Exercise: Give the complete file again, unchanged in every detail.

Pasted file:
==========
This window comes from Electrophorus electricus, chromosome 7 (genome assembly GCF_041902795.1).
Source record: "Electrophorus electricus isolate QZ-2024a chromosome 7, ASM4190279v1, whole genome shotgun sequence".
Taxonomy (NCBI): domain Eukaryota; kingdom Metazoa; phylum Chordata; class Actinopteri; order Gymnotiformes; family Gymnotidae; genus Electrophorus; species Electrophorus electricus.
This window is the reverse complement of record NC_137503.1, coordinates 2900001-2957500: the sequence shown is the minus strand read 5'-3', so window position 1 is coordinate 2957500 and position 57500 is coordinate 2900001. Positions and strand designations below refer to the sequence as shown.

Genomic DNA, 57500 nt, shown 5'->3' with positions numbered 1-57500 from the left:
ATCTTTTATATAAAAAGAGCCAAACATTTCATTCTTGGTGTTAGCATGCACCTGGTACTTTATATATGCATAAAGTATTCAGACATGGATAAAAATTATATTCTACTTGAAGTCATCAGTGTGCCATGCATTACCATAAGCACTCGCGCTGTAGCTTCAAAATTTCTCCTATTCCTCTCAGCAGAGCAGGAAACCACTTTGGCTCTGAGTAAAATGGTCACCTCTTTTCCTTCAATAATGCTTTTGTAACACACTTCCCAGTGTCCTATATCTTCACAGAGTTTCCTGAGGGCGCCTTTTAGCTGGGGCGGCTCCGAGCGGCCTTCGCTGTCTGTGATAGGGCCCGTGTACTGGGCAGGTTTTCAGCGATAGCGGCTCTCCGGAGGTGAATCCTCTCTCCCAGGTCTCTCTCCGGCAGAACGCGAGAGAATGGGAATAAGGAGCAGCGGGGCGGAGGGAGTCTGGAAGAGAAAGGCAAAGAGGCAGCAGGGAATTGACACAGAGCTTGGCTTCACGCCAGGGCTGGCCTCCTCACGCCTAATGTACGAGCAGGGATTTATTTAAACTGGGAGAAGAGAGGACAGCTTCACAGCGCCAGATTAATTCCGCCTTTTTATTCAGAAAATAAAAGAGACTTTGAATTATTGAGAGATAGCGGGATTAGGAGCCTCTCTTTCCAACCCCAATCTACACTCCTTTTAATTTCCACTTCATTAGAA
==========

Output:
This window comes from Electrophorus electricus, chromosome 7 (genome assembly GCF_041902795.1).
Source record: "Electrophorus electricus isolate QZ-2024a chromosome 7, ASM4190279v1, whole genome shotgun sequence".
Taxonomy (NCBI): domain Eukaryota; kingdom Metazoa; phylum Chordata; class Actinopteri; order Gymnotiformes; family Gymnotidae; genus Electrophorus; species Electrophorus electricus.
This window is the reverse complement of record NC_137503.1, coordinates 2900001-2957500: the sequence shown is the minus strand read 5'-3', so window position 1 is coordinate 2957500 and position 57500 is coordinate 2900001. Positions and strand designations below refer to the sequence as shown.

Genomic DNA, 57500 nt, shown 5'->3' with positions numbered 1-57500 from the left:
ATCTTTTATATAAAAAGAGCCAAACATTTCATTCTTGGTGTTAGCATGCACCTGGTACTTTATATATGCATAAAGTATTCAGACATGGATAAAAATTATATTCTACTTGAAGTCATCAGTGTGCCATGCATTACCATAAGCACTCGCGCTGTAGCTTCAAAATTTCTCCTATTCCTCTCAGCAGAGCAGGAAACCACTTTGGCTCTGAGTAAAATGGTCACCTCTTTTCCTTCAATAATGCTTTTGTAACACACTTCCCAGTGTCCTATATCTTCACAGAGTTTCCTGAGGGCGCCTTTTAGCTGGGGCGGCTCCGAGCGGCCTTCGCTGTCTGTGATAGGGCCCGTGTACTGGGCAGGTTTTCAGCGATAGCGGCTCTCCGGAGGTGAATCCTCTCTCCCAGGTCTCTCTCCGGCAGAACGCGAGAGAATGGGAATAAGGAGCAGCGGGGCGGAGGGAGTCTGGAAGAGAAAGGCAAAGAGGCAGCAGGGAATTGACACAGAGCTTGGCTTCACGCCAGGGCTGGCCTCCTCACGCCTAATGTACGAGCAGGGATTTATTTAAACTGGGAGAAGAGAGGACAGCTTCACAGCGCCAGATTAATTCCGCCTTTTTATTCAGAAAATAAAAGAGACTTTGAATTATTGAGAGATAGCGGGATTAGGAGCCTCTCTTTCCAACCCCAATCTACACTCCTTTTAATTTCCACTTCATTAGAA